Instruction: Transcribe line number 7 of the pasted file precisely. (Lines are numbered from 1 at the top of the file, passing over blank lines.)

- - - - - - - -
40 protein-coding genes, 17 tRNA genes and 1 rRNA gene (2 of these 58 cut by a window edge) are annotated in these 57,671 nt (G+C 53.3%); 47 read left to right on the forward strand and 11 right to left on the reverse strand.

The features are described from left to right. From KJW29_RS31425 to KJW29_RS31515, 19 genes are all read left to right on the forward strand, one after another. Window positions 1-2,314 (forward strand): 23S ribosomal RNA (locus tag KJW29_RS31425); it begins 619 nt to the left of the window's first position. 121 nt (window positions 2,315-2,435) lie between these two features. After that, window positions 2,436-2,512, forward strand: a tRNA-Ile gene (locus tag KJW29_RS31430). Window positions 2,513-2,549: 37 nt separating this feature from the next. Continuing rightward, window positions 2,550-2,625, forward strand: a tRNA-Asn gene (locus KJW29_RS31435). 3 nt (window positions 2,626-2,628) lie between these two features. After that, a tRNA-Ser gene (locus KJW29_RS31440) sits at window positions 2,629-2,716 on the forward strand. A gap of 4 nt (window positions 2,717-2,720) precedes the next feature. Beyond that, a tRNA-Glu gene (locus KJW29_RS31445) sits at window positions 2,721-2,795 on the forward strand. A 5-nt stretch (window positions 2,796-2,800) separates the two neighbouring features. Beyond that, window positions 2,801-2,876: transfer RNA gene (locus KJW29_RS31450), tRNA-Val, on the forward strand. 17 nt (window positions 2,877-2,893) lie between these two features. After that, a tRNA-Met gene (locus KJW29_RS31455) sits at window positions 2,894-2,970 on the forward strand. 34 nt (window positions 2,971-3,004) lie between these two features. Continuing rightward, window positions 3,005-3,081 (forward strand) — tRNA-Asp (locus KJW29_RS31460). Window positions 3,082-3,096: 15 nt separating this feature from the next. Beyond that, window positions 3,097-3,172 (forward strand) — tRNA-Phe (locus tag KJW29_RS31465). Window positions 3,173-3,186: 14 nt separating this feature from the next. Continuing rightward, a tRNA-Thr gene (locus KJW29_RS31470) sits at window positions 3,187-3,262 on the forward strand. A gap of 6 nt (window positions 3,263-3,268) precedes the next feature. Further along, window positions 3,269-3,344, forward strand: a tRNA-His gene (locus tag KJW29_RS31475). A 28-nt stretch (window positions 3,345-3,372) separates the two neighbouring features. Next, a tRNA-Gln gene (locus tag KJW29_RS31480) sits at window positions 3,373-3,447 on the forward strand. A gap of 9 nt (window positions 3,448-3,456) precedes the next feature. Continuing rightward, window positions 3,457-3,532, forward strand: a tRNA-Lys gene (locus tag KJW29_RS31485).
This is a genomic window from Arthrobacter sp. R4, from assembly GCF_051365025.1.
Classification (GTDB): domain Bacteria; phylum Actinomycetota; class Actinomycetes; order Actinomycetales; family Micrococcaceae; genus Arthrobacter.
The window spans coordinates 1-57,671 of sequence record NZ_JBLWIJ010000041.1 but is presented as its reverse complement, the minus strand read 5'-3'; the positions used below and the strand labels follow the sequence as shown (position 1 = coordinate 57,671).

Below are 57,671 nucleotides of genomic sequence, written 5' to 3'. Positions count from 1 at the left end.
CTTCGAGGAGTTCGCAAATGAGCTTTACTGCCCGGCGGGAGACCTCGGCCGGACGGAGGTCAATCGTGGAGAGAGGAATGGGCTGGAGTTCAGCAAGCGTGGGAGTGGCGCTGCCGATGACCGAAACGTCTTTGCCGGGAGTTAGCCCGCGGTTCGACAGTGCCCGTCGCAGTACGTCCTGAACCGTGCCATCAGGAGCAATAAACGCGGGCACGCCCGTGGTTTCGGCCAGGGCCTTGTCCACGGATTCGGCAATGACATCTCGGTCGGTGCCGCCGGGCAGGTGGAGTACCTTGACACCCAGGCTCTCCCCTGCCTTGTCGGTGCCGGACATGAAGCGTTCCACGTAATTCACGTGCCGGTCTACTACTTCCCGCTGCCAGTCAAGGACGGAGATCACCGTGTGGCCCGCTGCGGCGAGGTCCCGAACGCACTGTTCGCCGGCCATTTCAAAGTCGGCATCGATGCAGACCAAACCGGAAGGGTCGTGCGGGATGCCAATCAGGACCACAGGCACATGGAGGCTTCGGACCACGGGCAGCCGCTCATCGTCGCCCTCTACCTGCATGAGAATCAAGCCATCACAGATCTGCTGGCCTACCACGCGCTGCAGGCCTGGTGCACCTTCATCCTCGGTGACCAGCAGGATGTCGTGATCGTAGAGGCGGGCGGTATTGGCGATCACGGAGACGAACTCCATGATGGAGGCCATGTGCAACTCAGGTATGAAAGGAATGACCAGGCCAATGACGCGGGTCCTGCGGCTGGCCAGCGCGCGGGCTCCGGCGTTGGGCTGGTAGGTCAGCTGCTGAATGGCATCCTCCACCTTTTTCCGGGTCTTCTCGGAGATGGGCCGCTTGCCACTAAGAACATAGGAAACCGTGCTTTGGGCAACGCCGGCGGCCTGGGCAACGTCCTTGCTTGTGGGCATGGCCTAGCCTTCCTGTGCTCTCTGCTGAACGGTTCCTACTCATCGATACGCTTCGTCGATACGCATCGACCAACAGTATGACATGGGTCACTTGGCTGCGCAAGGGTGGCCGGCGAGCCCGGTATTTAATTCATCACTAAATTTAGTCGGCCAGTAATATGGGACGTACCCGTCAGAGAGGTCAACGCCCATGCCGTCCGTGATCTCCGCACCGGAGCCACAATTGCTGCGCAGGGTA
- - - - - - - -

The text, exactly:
CTTCGAGGAGTTCGCAAATGAGCTTTACTGCCCGGCGGGAGACCTCGGCCGGACGGAGGTCAATCGTGGAGAGAGGAATGGGCTGGAGTTCAGCAAGCGTGGGAGTGGCGCTGCCGATGACCGAAACGTCTTTGCCGGGAGTTAGCCCGCGGTTCGACAGTGCCCGTCGCAGTACGTCCTGAACCGTGCCATCAGGAGCAATAAACGCGGGCACGCCCGTGGTTTCGGCCAGGGCCTTGTCCACGGATTCGGCAATGACATCTCGGTCGGTGCCGCCGGGCAGGTGGAGTACCTTGACACCCAGGCTCTCCCCTGCCTTGTCGGTGCCGGACATGAAGCGTTCCACGTAATTCACGTGCCGGTCTACTACTTCCCGCTGCCAGTCAAGGACGGAGATCACCGTGTGGCCCGCTGCGGCGAGGTCCCGAACGCACTGTTCGCCGGCCATTTCAAAGTCGGCATCGATGCAGACCAAACCGGAAGGGTCGTGCGGGATGCCAATCAGGACCACAGGCACATGGAGGCTTCGGACCACGGGCAGCCGCTCATCGTCGCCCTCTACCTGCATGAGAATCAAGCCATCACAGATCTGCTGGCCTACCACGCGCTGCAGGCCTGGTGCACCTTCATCCTCGGTGACCAGCAGGATGTCGTGATCGTAGAGGCGGGCGGTATTGGCGATCACGGAGACGAACTCCATGATGGAGGCCATGTGCAACTCAGGTATGAAAGGAATGACCAGGCCAATGACGCGGGTCCTGCGGCTGGCCAGCGCGCGGGCTCCGGCGTTGGGCTGGTAGGTCAGCTGCTGAATGGCATCCTCCACCTTTTTCCGGGTCTTCTCGGAGATGGGCCGCTTGCCACTAAGAACATAGGAAACCGTGCTTTGGGCAACGCCGGCGGCCTGGGCAACGTCCTTGCTTGTGGGCATGGCCTAGCCTTCCTGTGCTCTCTGCTGAACGGTTCCTACTCATCGATACGCTTCGTCGATACGCATCGACCAACAGTATGACATGGGTCACTTGGCTGCGCAAGGGTGGCCGGCGAGCCCGGTATTTAATTCATCACTAAATTTAGTCGGCCAGTAATATGGGACGTACCCGTCAGAGAGGTCAACGCCCATGCCGTCCGTGATCTCCGCACCGGAGCCACAATTGCTGCGCAGGGTA